An Arkansas man charged in the murder of local woman Sydney Sutherland, 25, was ordered to get a mental health evaluation. With this decision, the defense for Quake Howard Lewellyn, 28, got its way.
The court order, filed on December 7 and now obtained by Law&Crime, will determine if the defendant is capable of participating in his case. A mental health examiner will provide an opinion on whether Lewellyn lacks the capacity to understand the proceedings against him and to help effectively in his defense. The examination is scheduled for up to 60 days.
Under Arkansas law, a criminal defendant “who lacks the capacity to understand a proceeding against him or her or to assist effectively in his or her own defense as a result of mental disease or defect” cannot “be tried, convicted, or sentenced” while the “incapacity endures.” A judge can allow such a defendant to either walk free—which rarely ever occurs in murder cases—or to be remanded to the custody of the Department of Human Services “for detention, care, and treatment.” If the defendant regains capacity, he can be criminally tried.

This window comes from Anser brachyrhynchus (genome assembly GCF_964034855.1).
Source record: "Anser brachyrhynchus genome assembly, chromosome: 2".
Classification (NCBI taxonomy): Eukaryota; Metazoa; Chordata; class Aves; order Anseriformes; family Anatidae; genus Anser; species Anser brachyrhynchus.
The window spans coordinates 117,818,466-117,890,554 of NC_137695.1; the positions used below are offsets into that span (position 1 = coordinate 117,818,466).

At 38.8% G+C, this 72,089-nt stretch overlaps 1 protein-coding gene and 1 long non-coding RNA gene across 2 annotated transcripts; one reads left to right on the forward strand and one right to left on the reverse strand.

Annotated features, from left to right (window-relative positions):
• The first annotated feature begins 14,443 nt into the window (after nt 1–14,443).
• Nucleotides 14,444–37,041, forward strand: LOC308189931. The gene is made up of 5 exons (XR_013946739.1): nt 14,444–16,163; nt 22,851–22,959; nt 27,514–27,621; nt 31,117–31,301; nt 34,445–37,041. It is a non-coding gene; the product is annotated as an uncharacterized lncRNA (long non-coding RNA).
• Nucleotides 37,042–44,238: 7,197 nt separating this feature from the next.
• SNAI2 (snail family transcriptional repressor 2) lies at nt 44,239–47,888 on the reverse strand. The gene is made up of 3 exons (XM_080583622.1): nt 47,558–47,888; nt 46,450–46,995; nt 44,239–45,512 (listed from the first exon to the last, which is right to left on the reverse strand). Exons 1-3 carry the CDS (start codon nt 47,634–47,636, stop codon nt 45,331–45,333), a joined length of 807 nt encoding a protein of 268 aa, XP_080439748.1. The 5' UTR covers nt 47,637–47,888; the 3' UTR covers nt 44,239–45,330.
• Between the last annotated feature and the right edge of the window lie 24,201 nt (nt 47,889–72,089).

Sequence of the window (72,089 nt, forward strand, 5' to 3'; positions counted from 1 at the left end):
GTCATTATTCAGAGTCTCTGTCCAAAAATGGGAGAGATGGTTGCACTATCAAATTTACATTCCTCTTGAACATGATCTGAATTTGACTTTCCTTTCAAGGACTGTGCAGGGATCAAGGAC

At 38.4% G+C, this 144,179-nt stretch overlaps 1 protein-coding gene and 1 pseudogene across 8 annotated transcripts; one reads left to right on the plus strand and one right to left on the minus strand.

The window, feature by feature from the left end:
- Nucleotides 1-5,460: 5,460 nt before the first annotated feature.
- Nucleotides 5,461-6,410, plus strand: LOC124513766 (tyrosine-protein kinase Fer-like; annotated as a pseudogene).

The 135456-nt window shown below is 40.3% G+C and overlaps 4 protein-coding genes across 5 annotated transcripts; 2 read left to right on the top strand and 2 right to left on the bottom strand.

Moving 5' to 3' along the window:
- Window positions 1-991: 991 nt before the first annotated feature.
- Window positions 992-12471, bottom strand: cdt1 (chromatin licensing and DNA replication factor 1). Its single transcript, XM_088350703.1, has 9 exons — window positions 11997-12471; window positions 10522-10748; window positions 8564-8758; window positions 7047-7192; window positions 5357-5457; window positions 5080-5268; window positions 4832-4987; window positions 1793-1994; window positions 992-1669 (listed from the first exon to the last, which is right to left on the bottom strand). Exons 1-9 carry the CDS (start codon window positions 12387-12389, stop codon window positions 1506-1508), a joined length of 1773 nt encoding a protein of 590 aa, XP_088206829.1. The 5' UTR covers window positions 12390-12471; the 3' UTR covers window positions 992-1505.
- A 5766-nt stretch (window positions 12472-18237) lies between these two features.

The move suggests that Lewellyn’s attorneys will argue that he lacks criminal responsibility for his actions. Any statements the defendant makes during the examination is not necessarily admissible as evidence at trial, but the expert who conducts the evaluation can be called to testify.
Sutherland was reported missing back on August 19 after she did not return as expected from jogging. Investigators said her phone turned up about 1.3 miles from her home. Lewellyn quickly popped up on their radar. He allegedly said he saw her running on County Road 41 before the disappearance. Authorities said he agreed to be interviewed by the Arkansas State Police and allowed troopers to search his pickup truck. There, police recovered blood on the tailgate. A search of Lewellyn’s phone uncovered data from an app called Life 360 which puts the defendant just yards from where Sutherland’s body was discovered.
The defendant allegedly confessed to hitting Sutherland with his truck, raping her, and burying her.
Attorney William O. James Jr. requested the mental health evaluation back on November 19, saying in a filing obtained by Law&Crime that he had “reason to believe that due to mental disease or defect, Mr. Lewellyn may not fully understand the proceedings against him, and may not have been able to fully appreciate the criminality of the conduct with which he is accused and his ability to assist in his defense may be in question.”
Aaron Keller contributed legal analysis to this report.
[Mugshot via Jackson County Sheriff’s Office]
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